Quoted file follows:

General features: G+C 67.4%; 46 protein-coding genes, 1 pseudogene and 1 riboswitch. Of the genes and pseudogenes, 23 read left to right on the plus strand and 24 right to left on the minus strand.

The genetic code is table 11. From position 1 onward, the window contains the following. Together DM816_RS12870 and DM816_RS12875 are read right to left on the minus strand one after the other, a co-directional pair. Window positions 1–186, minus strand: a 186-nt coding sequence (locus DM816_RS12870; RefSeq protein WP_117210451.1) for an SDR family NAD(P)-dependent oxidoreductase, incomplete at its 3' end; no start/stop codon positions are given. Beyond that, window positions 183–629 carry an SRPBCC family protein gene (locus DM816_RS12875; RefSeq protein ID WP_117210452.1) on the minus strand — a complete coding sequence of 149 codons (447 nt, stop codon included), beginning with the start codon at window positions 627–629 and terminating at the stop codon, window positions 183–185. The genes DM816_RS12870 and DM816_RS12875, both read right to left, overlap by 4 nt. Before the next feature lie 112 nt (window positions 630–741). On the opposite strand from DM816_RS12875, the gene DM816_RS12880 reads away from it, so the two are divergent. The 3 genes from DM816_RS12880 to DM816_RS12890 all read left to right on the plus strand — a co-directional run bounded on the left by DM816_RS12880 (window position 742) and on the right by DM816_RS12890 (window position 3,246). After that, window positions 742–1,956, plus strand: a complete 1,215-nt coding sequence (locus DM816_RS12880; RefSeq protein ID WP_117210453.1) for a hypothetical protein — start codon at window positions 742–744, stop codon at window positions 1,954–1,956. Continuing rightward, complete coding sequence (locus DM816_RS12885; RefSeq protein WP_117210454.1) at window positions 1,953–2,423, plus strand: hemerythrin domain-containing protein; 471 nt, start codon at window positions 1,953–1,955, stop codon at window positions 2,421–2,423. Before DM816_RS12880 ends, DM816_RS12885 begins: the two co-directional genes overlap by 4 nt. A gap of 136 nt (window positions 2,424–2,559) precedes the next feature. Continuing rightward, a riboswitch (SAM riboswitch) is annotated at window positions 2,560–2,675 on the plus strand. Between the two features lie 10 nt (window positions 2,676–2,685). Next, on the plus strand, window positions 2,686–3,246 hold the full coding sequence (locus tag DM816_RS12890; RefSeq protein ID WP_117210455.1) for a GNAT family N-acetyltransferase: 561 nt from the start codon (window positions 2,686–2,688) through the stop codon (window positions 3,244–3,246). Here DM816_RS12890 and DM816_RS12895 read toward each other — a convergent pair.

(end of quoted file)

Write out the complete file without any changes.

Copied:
General features: G+C 67.4%; 46 protein-coding genes, 1 pseudogene and 1 riboswitch. Of the genes and pseudogenes, 23 read left to right on the plus strand and 24 right to left on the minus strand.

The genetic code is table 11. From position 1 onward, the window contains the following. Together DM816_RS12870 and DM816_RS12875 are read right to left on the minus strand one after the other, a co-directional pair. Window positions 1–186, minus strand: a 186-nt coding sequence (locus DM816_RS12870; RefSeq protein WP_117210451.1) for an SDR family NAD(P)-dependent oxidoreductase, incomplete at its 3' end; no start/stop codon positions are given. Beyond that, window positions 183–629 carry an SRPBCC family protein gene (locus DM816_RS12875; RefSeq protein ID WP_117210452.1) on the minus strand — a complete coding sequence of 149 codons (447 nt, stop codon included), beginning with the start codon at window positions 627–629 and terminating at the stop codon, window positions 183–185. The genes DM816_RS12870 and DM816_RS12875, both read right to left, overlap by 4 nt. Before the next feature lie 112 nt (window positions 630–741). On the opposite strand from DM816_RS12875, the gene DM816_RS12880 reads away from it, so the two are divergent. The 3 genes from DM816_RS12880 to DM816_RS12890 all read left to right on the plus strand — a co-directional run bounded on the left by DM816_RS12880 (window position 742) and on the right by DM816_RS12890 (window position 3,246). After that, window positions 742–1,956, plus strand: a complete 1,215-nt coding sequence (locus DM816_RS12880; RefSeq protein ID WP_117210453.1) for a hypothetical protein — start codon at window positions 742–744, stop codon at window positions 1,954–1,956. Continuing rightward, complete coding sequence (locus DM816_RS12885; RefSeq protein WP_117210454.1) at window positions 1,953–2,423, plus strand: hemerythrin domain-containing protein; 471 nt, start codon at window positions 1,953–1,955, stop codon at window positions 2,421–2,423. Before DM816_RS12880 ends, DM816_RS12885 begins: the two co-directional genes overlap by 4 nt. A gap of 136 nt (window positions 2,424–2,559) precedes the next feature. Continuing rightward, a riboswitch (SAM riboswitch) is annotated at window positions 2,560–2,675 on the plus strand. Between the two features lie 10 nt (window positions 2,676–2,685). Next, on the plus strand, window positions 2,686–3,246 hold the full coding sequence (locus tag DM816_RS12890; RefSeq protein ID WP_117210455.1) for a GNAT family N-acetyltransferase: 561 nt from the start codon (window positions 2,686–2,688) through the stop codon (window positions 3,244–3,246). Here DM816_RS12890 and DM816_RS12895 read toward each other — a convergent pair.